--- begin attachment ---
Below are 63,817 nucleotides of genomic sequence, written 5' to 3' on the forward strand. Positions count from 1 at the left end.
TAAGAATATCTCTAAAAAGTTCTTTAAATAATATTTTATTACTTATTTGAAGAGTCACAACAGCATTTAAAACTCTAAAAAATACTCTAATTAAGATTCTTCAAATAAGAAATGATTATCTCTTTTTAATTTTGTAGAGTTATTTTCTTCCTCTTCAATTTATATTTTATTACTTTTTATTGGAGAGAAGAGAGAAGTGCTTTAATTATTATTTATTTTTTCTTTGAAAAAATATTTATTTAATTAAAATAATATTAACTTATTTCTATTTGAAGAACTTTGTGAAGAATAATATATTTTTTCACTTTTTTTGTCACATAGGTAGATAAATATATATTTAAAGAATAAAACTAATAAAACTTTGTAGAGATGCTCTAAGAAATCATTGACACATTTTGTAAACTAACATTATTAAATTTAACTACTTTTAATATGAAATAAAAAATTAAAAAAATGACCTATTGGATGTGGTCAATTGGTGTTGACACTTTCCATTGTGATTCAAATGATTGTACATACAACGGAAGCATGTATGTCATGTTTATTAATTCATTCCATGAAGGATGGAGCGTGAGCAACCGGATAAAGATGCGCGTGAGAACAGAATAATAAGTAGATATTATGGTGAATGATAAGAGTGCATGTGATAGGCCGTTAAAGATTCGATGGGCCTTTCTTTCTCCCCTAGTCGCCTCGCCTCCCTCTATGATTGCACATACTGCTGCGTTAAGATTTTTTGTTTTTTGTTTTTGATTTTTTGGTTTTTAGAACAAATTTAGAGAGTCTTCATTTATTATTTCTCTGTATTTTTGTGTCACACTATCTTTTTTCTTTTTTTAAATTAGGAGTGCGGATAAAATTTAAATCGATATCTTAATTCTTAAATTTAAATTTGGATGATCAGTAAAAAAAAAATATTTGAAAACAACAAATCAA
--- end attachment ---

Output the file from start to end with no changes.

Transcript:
Below are 63,817 nucleotides of genomic sequence, written 5' to 3' on the forward strand. Positions count from 1 at the left end.
TAAGAATATCTCTAAAAAGTTCTTTAAATAATATTTTATTACTTATTTGAAGAGTCACAACAGCATTTAAAACTCTAAAAAATACTCTAATTAAGATTCTTCAAATAAGAAATGATTATCTCTTTTTAATTTTGTAGAGTTATTTTCTTCCTCTTCAATTTATATTTTATTACTTTTTATTGGAGAGAAGAGAGAAGTGCTTTAATTATTATTTATTTTTTCTTTGAAAAAATATTTATTTAATTAAAATAATATTAACTTATTTCTATTTGAAGAACTTTGTGAAGAATAATATATTTTTTCACTTTTTTTGTCACATAGGTAGATAAATATATATTTAAAGAATAAAACTAATAAAACTTTGTAGAGATGCTCTAAGAAATCATTGACACATTTTGTAAACTAACATTATTAAATTTAACTACTTTTAATATGAAATAAAAAATTAAAAAAATGACCTATTGGATGTGGTCAATTGGTGTTGACACTTTCCATTGTGATTCAAATGATTGTACATACAACGGAAGCATGTATGTCATGTTTATTAATTCATTCCATGAAGGATGGAGCGTGAGCAACCGGATAAAGATGCGCGTGAGAACAGAATAATAAGTAGATATTATGGTGAATGATAAGAGTGCATGTGATAGGCCGTTAAAGATTCGATGGGCCTTTCTTTCTCCCCTAGTCGCCTCGCCTCCCTCTATGATTGCACATACTGCTGCGTTAAGATTTTTTGTTTTTTGTTTTTGATTTTTTGGTTTTTAGAACAAATTTAGAGAGTCTTCATTTATTATTTCTCTGTATTTTTGTGTCACACTATCTTTTTTCTTTTTTTAAATTAGGAGTGCGGATAAAATTTAAATCGATATCTTAATTCTTAAATTTAAATTTGGATGATCAGTAAAAAAAAAATATTTGAAAACAACAAATCAA